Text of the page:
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Eating Disorders

What Are Eating Disorders?

ANOREXIA NERVOSA (affecting 1% of the female population) has been recognized for over a century. It is a disruption in normal eating habits characterized by an all-consuming fear of becoming "fat". There is an intense preoccupation with food and body size, and a tendency for compulsive exercise. It typically starts in teenage women when normal dieting develops into excessive weight losses - perhaps to more than 25% of original body weight. Severe cases can lead to death. Normal body functions become affected (menstruation ceases), and the physical symptoms of malnutrition appear (lowered heart rate and blood pressure, decreased metabolism, and sensations of coldness).

People with anorexia nervosa usually function far below their potential, and are obsessed with food and dieting. Occasional binge eating and purging can occur as a method of achieving weight loss (usually with a far more extreme result that results in bulimia). Sufferers are frequently depressed, and usually deny that they have a problem. Even severe weight loss will not dimish the perception of being too "fat".

BULIMIA, recognized by professionals since the early 1970s, is estimated to affect 5-20 women in one hundred. It is a cycle of uncontrolled binge eating followed by purging through vomiting, the use of laxatives, or excessive exercise. People with bulimia are often of normal, or even slightly over normal, weight. Bulimia can range from a mild infrequent response to stress, to a pattern consuming nearly all of a person's time and money. A most severe case could involve binge eating and purging several times daily.

Bulimia usually begins benignly, where purging appears to be a convenient way of eating without gaining weight. However, individuals can quickly become aware that this pattern is destructive and out of control. They may feel guilty and depressed after a binge. Nevertheless, the cycle increasingly dominates their thoughts and behavior. It commonly impairs relationships and activities, and leads to depression and low self-esteem. People with bulimia often feel a sense of shame and helplessness that makes it difficult to seek help.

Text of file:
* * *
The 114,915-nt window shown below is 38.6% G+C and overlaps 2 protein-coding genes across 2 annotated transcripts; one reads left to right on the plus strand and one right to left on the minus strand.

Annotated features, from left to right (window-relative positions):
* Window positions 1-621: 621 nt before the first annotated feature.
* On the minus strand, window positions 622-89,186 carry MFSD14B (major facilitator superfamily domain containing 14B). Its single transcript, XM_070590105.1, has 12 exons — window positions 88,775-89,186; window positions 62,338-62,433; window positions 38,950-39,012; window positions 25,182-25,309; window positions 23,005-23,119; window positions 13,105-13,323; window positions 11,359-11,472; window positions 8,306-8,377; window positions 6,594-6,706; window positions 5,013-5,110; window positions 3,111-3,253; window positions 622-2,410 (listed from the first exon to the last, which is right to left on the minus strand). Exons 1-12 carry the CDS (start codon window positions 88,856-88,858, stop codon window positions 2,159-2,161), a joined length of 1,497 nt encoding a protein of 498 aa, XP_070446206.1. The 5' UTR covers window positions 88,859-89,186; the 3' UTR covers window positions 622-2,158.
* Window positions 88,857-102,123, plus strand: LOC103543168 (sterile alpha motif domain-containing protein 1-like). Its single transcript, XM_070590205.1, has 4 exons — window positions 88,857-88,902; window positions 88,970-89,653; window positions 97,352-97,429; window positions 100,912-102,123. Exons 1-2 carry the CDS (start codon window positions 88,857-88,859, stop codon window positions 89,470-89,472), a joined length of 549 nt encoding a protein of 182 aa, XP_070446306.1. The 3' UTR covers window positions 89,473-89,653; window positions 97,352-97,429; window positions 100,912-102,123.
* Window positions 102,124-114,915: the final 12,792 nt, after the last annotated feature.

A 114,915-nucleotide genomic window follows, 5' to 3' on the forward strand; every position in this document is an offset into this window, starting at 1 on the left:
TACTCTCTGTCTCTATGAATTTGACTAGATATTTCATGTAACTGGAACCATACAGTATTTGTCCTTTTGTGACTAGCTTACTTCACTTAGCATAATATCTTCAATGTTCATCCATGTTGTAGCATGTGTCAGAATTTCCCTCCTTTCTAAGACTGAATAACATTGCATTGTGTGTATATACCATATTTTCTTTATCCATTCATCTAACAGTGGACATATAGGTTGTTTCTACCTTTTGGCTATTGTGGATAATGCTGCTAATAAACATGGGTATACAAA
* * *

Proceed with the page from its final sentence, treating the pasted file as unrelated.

The physical effects of bulimia can be serious. Frequent vomiting can cause permanent damage to tooth enamel, as well as to the tissues of the throat and esophagus. Seizures, kidney, and cardiac problems are a significant danger.

Causes of Eating Disorders

Experts have not identified exact causes of eating disorders. Nor can they explain why both disorders appear to be on the increase. However, it is known that both women and men (though less frequently seen in men) are affected, and that biological, physical, and social factors play a part in the onset of an eating disorder.

Least is known about the biological factors, although the presence of inherited mood swings and depression are indicated. Other evidence connects major depression and alcoholism in blood relatives of persons with bulimia or anorexia nervosa. Antidepressant medication under the supervision of a physician has been helpful to some individuals in controlling the binge-purge cycle.